The first take away is to understand section 3.202 speaks in terms of the community property being liable. Section 3.202 does not cause the other spouse to become personally liable. Section 3.202 creates in rem liability only. The second is to discern what community property is liable for what debts.

 Personal Liability  Property Liability
POST-Marital Tortious Conduct  ALL Community Property [§ 3.202(b)(2)]; Separate Property of the Tortfeasor [§ 3.202(a)]
PRE-Marital Tortious Conduct Joint Managed Community Property [§ 3.202(c)]; Tortfeasor’s Sole Managed Community Property [§ 3.202(c)]; Tortfeasror’s Separate Property [§ 3.202(a)]
POST-Marital Non-Tortious Obligation [Only one spouse liable] Joint Managed Community Property [§ 3.202(c)]; Liable Spouse’s Sole Managed Community Property [§ 3.202(c)]; Liable Spouse’s Separate Property [§ 3.202(a)]
PRE-Marital Non-Tortious Obligation [Only one spouse liable] Joint Managed Community Property [§ 3.202(c)]; Liable Spouse’s Sole Managed Community Property [§ 3.202(c)]; Liable Spouse’s Separate Property [§ 3.202(a)]
POST-Marital Non-Tortious Obligation [Both spouses liable] ALL Separate Property of each Spouse [§ 3.202(a)]; ALL Community Property [§ 3.202(c)]
PRE-Marital Non-Tortious Obligation [Both spouses liable] ALL Separate Property of each Spouse [§ 3.202(a)]; ALL Community Property [§§ 3.202(b)(1) and (c)]

This is nothing new. However, these principals must be properly applied in the context of a bankruptcy filing. First, as regards property of the estate, all community property comes into the bankruptcy estate under 11 U.S.C. § 541(a)(2)(A) unless the community property is the sole managed community property of a non-filing spouse. Additionally, any community property, including the sole managed community property of the non-filing spouse, that is liable for an allowable claim against the debtor or both the Debtor and the non-filing spouse (a “community claim” as defined in 11 U.S.C. § 101(a)(7)) comes into the bankruptcy estate under 11 U.S.C. § 541(a)(2)(B).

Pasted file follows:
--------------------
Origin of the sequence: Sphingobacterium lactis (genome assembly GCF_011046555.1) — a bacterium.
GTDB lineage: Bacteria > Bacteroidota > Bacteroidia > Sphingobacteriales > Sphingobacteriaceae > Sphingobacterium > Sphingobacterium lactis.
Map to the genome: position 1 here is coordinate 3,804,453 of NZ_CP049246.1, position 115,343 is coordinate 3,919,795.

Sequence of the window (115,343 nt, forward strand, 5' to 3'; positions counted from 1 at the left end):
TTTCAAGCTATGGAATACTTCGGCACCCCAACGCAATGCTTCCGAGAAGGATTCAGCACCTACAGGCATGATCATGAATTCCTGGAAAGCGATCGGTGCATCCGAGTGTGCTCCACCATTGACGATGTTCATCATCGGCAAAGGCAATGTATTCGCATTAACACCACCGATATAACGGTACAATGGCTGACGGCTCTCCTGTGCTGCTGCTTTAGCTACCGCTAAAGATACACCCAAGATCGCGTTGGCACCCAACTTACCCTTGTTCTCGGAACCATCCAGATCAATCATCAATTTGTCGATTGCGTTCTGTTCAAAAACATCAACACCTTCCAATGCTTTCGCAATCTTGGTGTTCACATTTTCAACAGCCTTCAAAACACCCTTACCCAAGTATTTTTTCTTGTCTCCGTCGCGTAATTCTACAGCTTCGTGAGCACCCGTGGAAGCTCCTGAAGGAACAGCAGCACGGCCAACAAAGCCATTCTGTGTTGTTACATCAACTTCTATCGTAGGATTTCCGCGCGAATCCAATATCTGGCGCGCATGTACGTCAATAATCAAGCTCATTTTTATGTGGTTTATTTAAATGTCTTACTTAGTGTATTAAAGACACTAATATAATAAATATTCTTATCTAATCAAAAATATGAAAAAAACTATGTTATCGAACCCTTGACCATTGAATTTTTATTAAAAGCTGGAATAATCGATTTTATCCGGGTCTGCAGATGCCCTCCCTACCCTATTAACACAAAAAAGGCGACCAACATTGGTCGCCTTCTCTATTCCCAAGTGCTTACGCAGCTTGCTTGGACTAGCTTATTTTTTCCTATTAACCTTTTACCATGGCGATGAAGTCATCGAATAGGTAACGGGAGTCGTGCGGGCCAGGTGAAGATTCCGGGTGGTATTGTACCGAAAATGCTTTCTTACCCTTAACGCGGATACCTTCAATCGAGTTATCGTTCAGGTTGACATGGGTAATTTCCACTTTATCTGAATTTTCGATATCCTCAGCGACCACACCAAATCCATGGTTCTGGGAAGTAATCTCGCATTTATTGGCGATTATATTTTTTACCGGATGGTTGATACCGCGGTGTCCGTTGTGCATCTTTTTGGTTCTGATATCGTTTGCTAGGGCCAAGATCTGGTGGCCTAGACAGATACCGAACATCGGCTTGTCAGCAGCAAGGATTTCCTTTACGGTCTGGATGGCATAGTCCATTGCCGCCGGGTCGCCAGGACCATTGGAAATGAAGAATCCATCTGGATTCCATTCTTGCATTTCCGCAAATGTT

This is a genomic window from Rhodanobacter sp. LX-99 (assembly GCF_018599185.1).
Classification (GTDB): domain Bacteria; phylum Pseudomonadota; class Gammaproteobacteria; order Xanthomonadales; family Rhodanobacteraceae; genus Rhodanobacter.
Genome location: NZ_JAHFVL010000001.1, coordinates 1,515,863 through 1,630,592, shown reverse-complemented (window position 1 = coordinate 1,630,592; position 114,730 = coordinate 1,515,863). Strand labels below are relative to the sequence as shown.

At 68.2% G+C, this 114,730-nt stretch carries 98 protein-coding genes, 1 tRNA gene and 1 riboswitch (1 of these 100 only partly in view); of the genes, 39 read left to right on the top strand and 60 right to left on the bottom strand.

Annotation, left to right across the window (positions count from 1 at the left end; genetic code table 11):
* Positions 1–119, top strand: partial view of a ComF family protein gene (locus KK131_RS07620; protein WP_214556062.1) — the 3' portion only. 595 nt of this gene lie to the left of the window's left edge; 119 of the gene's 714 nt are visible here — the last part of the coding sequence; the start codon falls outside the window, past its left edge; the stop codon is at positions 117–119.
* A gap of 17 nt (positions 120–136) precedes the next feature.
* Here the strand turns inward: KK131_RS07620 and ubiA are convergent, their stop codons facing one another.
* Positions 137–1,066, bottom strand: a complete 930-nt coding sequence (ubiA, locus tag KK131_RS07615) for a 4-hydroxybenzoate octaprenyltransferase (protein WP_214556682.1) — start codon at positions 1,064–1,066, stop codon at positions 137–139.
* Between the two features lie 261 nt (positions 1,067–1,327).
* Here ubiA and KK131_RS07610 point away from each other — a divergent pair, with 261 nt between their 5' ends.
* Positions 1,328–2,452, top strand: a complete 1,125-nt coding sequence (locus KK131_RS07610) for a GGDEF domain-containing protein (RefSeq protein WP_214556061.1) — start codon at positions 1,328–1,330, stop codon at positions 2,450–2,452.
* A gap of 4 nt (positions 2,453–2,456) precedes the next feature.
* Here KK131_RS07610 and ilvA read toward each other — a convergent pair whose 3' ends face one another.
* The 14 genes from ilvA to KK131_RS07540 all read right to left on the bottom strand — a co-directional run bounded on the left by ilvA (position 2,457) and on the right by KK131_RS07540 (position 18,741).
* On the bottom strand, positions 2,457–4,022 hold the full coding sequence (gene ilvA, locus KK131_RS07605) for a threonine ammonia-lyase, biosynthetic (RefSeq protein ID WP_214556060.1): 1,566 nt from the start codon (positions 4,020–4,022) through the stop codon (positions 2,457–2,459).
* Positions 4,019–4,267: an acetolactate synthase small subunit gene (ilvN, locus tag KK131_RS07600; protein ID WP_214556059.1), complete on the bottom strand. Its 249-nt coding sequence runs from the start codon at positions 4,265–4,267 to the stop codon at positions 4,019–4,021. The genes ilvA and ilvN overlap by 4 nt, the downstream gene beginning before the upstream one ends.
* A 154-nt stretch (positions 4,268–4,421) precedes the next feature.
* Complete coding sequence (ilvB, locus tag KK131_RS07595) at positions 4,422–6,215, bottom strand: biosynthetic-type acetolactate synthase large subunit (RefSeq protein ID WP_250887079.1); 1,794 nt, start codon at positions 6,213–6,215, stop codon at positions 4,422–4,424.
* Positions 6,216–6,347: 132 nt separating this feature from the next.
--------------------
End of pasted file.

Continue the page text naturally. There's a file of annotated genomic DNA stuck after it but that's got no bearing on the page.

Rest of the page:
Section 541(a)(2)(A) is entirely consistent with section 3.202. Section 541(a)(2)(B), however, is another tale. Outside of bankruptcy, only the creditor which has a claim to the sole managed community property (because the spouse with the sole managed community property is liable to that creditor) can collect from that sole managed community property. Under section 541(a)(2)(B), however, the non-filing spouses’ sole managed community property comes into the bankruptcy estate for the benefit of ALL the Debtor’s creditors so long as there is just one creditor to which both the husband and wife are liable. Restated, if a husband and wife are co-obligors or on any single debt, secured or otherwise (i.e. a mortgage or car loan) ALL community property comes into the bankruptcy estate: joint managed community property and sole managed community property of both the debtor and the non-filing spouse.

After-Acquired Community Property and the Discharge Injunction [11 U.S.C. § 524(a)(3)]

Section 524(a)(3) of the Bankruptcy Code is not an easy read at first blush and is perhaps more easily read when broke into two separate components. The first part of section 524(a)(3) reads as follows: